One person I spoke to recently felt that I should not talk about it again after a year had passed. Another – their comment was when I told them about my mother’s passing was ‘oh well.’
Yes, I understand how someone might feel if they lose a child, younger person etc. But my mother was MY mother, and at any age, it hurts – it’s still a loss. The second anniversary has just passed, and the tears aren’t as regular as they had been, but the grief is still there.
When L died, I was in a state of disbelief for a long time, and sometimes I try not to think about it. I’m still not ready to accept that she’s gone. I know that at some point, I will have to.
Anniversaries, birthdays etc.
Life does not stop because you’ve lost a loved one. Neither does the dates in the calendar, so sooner or later, a date or event will inevitably arrive that your loved one would have been there to celebrate.
The first Mother’s Day, Father’s Day, birthday, wedding, or a new child’s birth. You instinctively want to share the information or the time with them, but they’re not there, and it’s hard to celebrate without them.
Going to a particular place, for instance, a park or where they used to live, music, a song, smells, and food can all invoke the deep sense of loss – again and again, and again.
There’s a saying that ‘time is a healer’, but it depends on how you view that. It might feel like platitudes when your feelings are still painful. It’s not something I would say as it might come across as uncaring, but others might welcome it.
We all have to approach the loss of a loved one in the best way for us.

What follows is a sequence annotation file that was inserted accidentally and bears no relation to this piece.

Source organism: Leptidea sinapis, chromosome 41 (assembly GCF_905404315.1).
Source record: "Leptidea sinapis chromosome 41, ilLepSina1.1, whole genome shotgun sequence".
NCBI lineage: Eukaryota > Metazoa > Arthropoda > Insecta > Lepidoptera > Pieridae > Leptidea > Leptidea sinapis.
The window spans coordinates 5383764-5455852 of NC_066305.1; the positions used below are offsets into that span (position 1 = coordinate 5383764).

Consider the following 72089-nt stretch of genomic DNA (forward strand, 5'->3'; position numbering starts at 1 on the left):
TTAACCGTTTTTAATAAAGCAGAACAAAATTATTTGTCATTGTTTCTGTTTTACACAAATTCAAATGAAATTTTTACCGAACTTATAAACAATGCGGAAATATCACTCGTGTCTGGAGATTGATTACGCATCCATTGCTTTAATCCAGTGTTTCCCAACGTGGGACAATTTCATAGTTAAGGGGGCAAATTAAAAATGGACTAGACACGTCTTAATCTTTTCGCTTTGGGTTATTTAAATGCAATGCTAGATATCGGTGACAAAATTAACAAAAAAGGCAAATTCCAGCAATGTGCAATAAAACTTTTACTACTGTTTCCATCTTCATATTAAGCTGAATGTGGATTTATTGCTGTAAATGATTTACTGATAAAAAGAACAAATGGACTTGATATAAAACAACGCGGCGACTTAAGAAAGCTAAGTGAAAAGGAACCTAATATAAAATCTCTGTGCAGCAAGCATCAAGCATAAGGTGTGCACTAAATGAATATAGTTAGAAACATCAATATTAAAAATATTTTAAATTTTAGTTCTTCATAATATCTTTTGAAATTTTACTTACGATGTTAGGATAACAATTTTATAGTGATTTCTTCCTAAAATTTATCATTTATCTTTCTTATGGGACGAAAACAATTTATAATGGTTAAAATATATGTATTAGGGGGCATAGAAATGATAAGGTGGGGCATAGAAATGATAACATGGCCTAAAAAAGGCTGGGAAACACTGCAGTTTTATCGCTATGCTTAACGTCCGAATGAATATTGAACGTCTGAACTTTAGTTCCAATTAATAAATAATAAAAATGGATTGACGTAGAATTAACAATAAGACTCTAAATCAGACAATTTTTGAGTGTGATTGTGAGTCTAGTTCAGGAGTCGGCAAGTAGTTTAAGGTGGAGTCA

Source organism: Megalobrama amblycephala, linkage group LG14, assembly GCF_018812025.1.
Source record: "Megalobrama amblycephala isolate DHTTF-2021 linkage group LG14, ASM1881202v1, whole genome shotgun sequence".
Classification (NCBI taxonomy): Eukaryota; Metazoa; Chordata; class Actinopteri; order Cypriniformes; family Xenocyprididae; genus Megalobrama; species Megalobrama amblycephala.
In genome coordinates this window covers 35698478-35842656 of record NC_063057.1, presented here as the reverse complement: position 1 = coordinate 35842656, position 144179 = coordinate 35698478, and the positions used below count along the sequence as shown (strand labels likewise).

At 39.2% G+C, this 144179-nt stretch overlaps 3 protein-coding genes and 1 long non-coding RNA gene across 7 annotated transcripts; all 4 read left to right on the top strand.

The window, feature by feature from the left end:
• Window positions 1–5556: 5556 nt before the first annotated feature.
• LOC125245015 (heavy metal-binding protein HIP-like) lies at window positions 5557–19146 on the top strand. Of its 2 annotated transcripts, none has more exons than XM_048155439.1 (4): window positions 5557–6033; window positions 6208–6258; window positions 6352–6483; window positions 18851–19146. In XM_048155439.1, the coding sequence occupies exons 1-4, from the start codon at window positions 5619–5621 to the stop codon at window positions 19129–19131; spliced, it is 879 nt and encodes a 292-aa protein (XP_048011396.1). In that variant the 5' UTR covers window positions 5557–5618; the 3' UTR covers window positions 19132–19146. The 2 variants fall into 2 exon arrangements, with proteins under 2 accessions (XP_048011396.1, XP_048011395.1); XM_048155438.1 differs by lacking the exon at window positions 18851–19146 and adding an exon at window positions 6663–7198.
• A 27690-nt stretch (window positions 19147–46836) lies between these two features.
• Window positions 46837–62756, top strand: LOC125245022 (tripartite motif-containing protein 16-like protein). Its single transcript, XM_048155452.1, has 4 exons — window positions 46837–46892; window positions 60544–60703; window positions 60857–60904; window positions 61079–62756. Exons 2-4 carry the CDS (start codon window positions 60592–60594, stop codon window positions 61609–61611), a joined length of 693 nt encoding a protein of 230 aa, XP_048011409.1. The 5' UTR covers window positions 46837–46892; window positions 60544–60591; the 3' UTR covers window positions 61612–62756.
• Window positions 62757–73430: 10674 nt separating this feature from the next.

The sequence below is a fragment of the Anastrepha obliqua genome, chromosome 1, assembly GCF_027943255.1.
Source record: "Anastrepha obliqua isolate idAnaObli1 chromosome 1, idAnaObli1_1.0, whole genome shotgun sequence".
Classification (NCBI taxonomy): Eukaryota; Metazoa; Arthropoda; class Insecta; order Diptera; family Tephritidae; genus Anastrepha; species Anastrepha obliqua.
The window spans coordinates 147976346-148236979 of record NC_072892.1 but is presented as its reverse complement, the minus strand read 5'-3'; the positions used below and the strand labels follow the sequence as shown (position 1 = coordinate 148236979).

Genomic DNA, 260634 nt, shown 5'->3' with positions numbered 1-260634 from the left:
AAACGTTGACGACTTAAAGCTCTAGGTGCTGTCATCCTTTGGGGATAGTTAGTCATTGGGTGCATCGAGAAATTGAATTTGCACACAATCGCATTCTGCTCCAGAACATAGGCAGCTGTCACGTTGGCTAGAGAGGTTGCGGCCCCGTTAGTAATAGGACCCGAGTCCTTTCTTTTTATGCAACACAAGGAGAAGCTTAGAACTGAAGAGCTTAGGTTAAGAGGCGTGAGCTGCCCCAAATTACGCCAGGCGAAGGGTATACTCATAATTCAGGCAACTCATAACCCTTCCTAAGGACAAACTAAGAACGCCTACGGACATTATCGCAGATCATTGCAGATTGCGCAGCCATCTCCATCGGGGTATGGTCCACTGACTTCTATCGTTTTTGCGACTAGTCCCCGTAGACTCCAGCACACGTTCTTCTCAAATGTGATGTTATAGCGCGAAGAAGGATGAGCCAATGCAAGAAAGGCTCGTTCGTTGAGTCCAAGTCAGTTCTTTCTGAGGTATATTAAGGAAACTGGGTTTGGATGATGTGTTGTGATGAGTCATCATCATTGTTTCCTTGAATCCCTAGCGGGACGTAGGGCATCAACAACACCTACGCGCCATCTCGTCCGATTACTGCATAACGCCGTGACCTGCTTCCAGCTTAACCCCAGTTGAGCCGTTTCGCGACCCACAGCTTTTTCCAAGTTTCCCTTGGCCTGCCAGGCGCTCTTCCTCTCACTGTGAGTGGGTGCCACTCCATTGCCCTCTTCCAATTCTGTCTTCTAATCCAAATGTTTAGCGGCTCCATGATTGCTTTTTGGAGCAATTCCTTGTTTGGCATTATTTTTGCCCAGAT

The stages of grief.
Some experts suggest that there are between four and twelve stages.
Initially, upon hearing about a bereavement, you might feel:
- Shock and numbness
- Immense sadness
You may also:
- Have trouble accepting that the loss is real.
- Experience physical pain.
- Have trouble adjusting to normal life.
- Inability to sleep.
- Changes to appetite.
- Poor concentration.
- Withdrawing from others.
There is no wrong or correct order to this. You may not experience all the above at the same time. Some might appear from nowhere, after several months or even years later.
Some religious organisations have rituals and beliefs that may or may not help someone who has had a bereavement.
I spoke to someone recently, who was a Christian, and he celebrated that fact that his ‘sister was with the Lord now…’ For him, it brought comfort knowing this.
Another said when an elderly person died, ‘Well, they had a long life.’
These might not be yours or my thoughts. Each person has the right to choose how they adjust to/come to terms with their loss, in whatever way is best for them.
There are no correct answers, but should you feel that you need support from a professional, help is available and not always at a cost.
- Talking Therapy – via your GP
These are just a few organisations that will offer you support, should you need it.
Someone once shared this with me the other day.
I wrote this because I:
Don’t write to be liked.
Don’t write to be right.
Don’t write to be understood.
Write to become emotionally literate, accepting of yourself, and free.
Write to move a culture.
Write a philosophical change.
Write to revolutionise your pain.
And another shared this:
Do Not Stand At My Grave and Weep
Do Not Stand At My Grave and Weep
I am not there; I do not sleep.
I am a thousand winds that blow,
I am the diamond glints on snow,
I am the sun on ripened grain,
I am the gentle autumn rain.
When you awaken in the morning’s hush
I am the swift uplifting rush
Of quiet birds in circled flight.
I am the soft stars that shine at night.
Do not stand at my grave and cry,
I am not there; I did not die
Mary Elizabeth Frye
© Sharon RM Stevens 2022